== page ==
Judge told boy’s wish for foster family never realised

Homelessness is teenager’s “central fear” leaving care, Dublin District Family Court hears

Court-appointed guardian said the teenager had a “relatively difficult” experience in care. He had had no contact with his father and his mother was “ambivalent”.

Court-appointed guardian said the teenager had a “relatively difficult” experience in care. He had had no contact with his father and his mother was “ambivalent”.

 

Homelessness is a central fear for a teenager due to leave the care of the Child and Family Agency soon, Dublin District Family Court has been told.

Judge Brendan Toale was told that the teenager, who will turn 18 in the next few months, had wanted to live with a family ever since he was taken into care as a child, but he had been placed in residential units.

In a review of the case, his court-appointed guardian said the teenager had a “relatively difficult” experience in care. He had had no contact with his father and his mother was “ambivalent”.

Since coming into care, he had had “a real wish” to be placed with foster parents and felt he had been promised a foster family, but the promise was never realised.

He had now met a girlfriend and was spending a lot of time at her home. He had invested a lot in the relationship, the guardian said. “He wants to create the family that he has always wanted.”

The boy is neither in education nor work, but recently attended his first job interview.

He has a placement in a residential unit and the bed will remain available to him until he turns 18, but he has only been using it occasionally, as he had been staying with his girlfriend’s family. He has been warned the placement may not remain available to him after he turns 18, if he continues not to use it.

“One of his central fears is that he’ll be homeless,” the guardian said.

The social worker said she had encouraged the youth to use the placement at least twice a week. She had met his girlfriend’s mother, who had agreed to encourage him to use the placement. The mother also said she had had no difficulties with him being at her home.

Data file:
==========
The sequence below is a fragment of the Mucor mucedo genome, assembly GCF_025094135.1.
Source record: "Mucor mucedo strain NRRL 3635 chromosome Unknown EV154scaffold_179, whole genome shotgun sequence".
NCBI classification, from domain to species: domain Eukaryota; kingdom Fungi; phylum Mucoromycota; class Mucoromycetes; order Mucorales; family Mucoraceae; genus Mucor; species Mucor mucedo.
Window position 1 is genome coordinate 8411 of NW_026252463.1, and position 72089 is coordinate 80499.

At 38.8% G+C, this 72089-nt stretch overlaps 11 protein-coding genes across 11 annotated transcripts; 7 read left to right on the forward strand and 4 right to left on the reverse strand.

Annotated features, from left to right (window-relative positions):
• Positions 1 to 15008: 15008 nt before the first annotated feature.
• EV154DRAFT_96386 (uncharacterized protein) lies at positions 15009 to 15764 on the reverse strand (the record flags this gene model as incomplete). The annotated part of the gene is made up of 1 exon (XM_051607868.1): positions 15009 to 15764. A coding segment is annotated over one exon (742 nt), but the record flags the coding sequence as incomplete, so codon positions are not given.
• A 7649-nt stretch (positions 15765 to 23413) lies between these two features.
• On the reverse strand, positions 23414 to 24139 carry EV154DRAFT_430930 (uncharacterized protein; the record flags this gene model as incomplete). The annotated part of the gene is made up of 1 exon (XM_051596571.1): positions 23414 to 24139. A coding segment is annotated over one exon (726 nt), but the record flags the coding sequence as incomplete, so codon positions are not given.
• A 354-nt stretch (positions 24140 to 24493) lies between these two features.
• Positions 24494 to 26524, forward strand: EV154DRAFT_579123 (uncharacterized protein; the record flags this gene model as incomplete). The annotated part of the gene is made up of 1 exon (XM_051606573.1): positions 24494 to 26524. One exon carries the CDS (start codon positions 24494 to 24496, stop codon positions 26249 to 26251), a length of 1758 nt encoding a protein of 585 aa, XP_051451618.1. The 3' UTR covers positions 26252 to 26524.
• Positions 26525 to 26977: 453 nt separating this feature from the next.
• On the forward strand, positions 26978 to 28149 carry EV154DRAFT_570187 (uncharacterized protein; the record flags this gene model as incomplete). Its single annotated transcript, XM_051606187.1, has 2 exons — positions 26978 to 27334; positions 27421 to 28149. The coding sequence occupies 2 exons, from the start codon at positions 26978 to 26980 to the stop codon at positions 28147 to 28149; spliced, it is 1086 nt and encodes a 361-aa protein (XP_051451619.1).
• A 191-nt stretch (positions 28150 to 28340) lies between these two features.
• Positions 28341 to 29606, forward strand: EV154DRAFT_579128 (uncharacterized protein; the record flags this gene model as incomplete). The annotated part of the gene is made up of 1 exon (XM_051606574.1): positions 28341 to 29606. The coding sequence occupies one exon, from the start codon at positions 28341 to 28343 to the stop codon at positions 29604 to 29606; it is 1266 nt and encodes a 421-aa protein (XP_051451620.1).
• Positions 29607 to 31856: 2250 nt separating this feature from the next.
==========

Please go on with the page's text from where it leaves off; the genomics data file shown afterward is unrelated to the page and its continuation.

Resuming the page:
The judge said the agency had made strenuous efforts to meet the teenager’s needs and his plan depended “to a large extent” on his engagement with it. He asked that his best wishes be passed on.

Cease contraception

In an application to extend an interim care order for the girl and her siblings, her social worker said the girl had been having unprotected sex before she came into care last year and there were concerns about her.

She was refusing to attend school and there were plans to encourage her to take part in a youth programme. The social worker said a lot of work had been done with the girl about the reality of having a baby, but she kept changing her mind about contraception.

The girl’s court-appointed guardian said she was drinking and putting herself at risk. He said a meeting would be held to see if anything more could be done to keep her safe.The court also heard the girl’s mother needed a cognitive assessment, but one had not yet been arranged for her.

The judge granted the interim care order for the children until the end of May, but said the case should be mentioned in two weeks time to assure him the mother’s assessment had been arranged.